Bill de Blasio isn’t sold on the benefits of hailing cabs via e-hail phone apps like Uber–but that hasn’t stopped his campaign from spending more than $1,000 dollars ferrying staffers using the service.
According to city campaign finance records, the Democratic mayoral front-runner and his Republican rival, Joe Lhota, have embraced the new technology, using it frequently for transportation on the campaign trail.
If getting late night drunk food delivered or shooing people off to do your errands isn’t satisfying your insatiable need to control every aspect of your life via your phone, now you can complain to the city of New York. And better yet, you don’t have to talk to anybody.
"But you guys love cats"
Well, here’s a new way to get your money’s worth out of that iPad. The Wall Street Journal reports that there’s now a “nascent but growing group touting the use of apps for pets.”
Cats seem to have inspired a proliferation of apps. Nate Murray, one half of the team behind “Games for Cats,” admitted, “I started off really early on thinking that it was ridiculous, but it ended up being something really meaningful for people,” admitted Mr. Murray. Friskies also has its own line of apps, and there’s even an animal shelter using the apps to draw out shyer cats, to socialize them before adoption.
Just in time for the high holidays, New York app developers have devised JewGlass: the Google Glass app that won’t less you miss a prayer. Or a kosher deli.
“By pushing contextual, geographic-aware, and time sensitive data directly into your line of vision – JewGlass can help you remember things such as prayer time deadlines, where to find kosher eateries, what or what not to say while praying in synagogue and Shabbat start or end times,” reads the description of JewGlass on RustyBrick’s site. “This is just the beginning, the practical applications are endless.”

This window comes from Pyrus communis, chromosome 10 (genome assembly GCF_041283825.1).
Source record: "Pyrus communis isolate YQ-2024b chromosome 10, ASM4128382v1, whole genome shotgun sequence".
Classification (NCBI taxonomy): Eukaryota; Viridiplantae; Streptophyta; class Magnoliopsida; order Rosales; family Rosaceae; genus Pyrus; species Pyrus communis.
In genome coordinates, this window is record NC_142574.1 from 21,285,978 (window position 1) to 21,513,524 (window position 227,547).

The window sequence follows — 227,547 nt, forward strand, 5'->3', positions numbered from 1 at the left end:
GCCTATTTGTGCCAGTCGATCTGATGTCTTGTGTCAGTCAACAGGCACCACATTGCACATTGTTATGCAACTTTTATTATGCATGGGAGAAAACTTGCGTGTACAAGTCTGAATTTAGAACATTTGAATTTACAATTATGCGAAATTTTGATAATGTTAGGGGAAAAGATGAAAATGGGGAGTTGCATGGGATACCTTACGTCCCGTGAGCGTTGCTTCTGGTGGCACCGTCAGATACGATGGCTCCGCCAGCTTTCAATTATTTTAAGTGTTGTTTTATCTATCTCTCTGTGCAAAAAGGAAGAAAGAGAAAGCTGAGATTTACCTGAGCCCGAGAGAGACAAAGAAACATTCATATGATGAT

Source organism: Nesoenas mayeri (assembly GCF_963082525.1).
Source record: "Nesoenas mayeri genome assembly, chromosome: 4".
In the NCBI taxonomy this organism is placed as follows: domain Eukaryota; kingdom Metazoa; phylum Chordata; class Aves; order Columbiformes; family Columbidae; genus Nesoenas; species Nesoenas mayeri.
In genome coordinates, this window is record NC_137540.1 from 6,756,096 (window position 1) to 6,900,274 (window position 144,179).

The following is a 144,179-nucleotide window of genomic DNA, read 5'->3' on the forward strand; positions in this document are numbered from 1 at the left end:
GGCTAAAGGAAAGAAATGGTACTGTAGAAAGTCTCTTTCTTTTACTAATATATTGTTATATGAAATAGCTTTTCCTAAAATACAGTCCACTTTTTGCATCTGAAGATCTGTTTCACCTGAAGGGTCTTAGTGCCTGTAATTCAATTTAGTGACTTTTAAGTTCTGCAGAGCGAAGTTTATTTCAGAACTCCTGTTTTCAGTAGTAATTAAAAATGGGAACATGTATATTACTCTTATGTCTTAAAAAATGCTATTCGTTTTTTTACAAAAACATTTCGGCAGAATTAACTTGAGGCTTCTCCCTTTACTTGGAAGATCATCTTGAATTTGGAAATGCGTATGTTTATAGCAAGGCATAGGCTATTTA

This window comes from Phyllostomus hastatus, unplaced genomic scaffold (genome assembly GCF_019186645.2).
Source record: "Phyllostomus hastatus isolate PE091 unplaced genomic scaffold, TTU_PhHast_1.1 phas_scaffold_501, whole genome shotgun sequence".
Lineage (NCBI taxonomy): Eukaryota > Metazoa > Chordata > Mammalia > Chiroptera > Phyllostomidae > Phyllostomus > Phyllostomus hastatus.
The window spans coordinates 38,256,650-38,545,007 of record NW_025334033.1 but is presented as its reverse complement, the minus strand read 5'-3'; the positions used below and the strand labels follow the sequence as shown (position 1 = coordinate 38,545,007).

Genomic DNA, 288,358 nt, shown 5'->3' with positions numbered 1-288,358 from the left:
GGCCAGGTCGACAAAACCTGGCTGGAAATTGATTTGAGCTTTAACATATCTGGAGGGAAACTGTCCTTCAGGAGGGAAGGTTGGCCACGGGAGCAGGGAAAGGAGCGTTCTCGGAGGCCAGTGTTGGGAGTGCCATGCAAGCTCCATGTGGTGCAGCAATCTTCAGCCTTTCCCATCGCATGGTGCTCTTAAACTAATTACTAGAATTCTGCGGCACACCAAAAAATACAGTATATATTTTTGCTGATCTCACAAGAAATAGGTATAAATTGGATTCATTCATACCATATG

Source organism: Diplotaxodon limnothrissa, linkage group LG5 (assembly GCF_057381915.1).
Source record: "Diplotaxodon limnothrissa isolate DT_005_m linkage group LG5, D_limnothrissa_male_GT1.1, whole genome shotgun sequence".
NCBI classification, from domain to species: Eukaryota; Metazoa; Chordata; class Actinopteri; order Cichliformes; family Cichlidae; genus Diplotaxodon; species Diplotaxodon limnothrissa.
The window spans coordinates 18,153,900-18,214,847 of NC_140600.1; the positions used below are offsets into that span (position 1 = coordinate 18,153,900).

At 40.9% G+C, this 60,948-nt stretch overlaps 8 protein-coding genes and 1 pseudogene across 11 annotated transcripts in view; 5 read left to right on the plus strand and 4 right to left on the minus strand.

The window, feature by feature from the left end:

Will it go back and do my Bat Mitzvah Torah portion for me?
Don't Hate -- Masticate
If you can afford a smartphone, you can afford meals. At least that’s what we thought until we learned of the forthcoming Leftover Swap app, which enables users to barter their old food.
It’s the kind of thing that could work on college campuses — but like pledging a fraternity or chugging Everclear, just because college students do it doesn’t make it right.
Here There and Everywhere
The New York Times launched a new HTML5 Web App for iPad this morning. They are calling the new app, which is only available to subscribers, “experimental.” The new mobile platform is part of the “NYT Everywhere” strategy.
“We are using this as a way to give exisiting subscribers a widow into our journalism,” said Alexandra Hardiman, director of mobile products at NYTimes.com.
While we were holding our breath for HBO’s dark and gritty adaptation of Angry Birds (starring James Gandolfini as Head Pig, Lauren Ambrose as Yellow Bird, and Paz de la Huerta as an egg), CBS was busy acquiring Zynga’s breakout app Draw Something for a new game show. You can even audition on the network’s website!
New Age/New Media guru Arianna Huffington’s love of sleep is well documented. There’s the “sleep your way to the top—literally” TED talk, the sleep challenge and the famous AOL nap rooms. That story that she hides her three BlackBerrys in the bathroom while she sleeps is inextricable from her personal mythology.
Seeking love on the run via gay hookup app Grindr or its sibling Blendr? Your private information is in danger. On Friday the Sydney Morning Herald reported there are major security flaws in both apps and they’ve already been exploited by at least one hacker.
Fox News was the first broadcasting network to rollout the breaking news ticker on 9/11, so it’s not exactly surprising that News Corporation is ahead of the game again. Following The Wall Street Journal’s launch of WSJ Social on Sept. 20, more news organizations will unveil similar ‘Facebook editions’ at Read More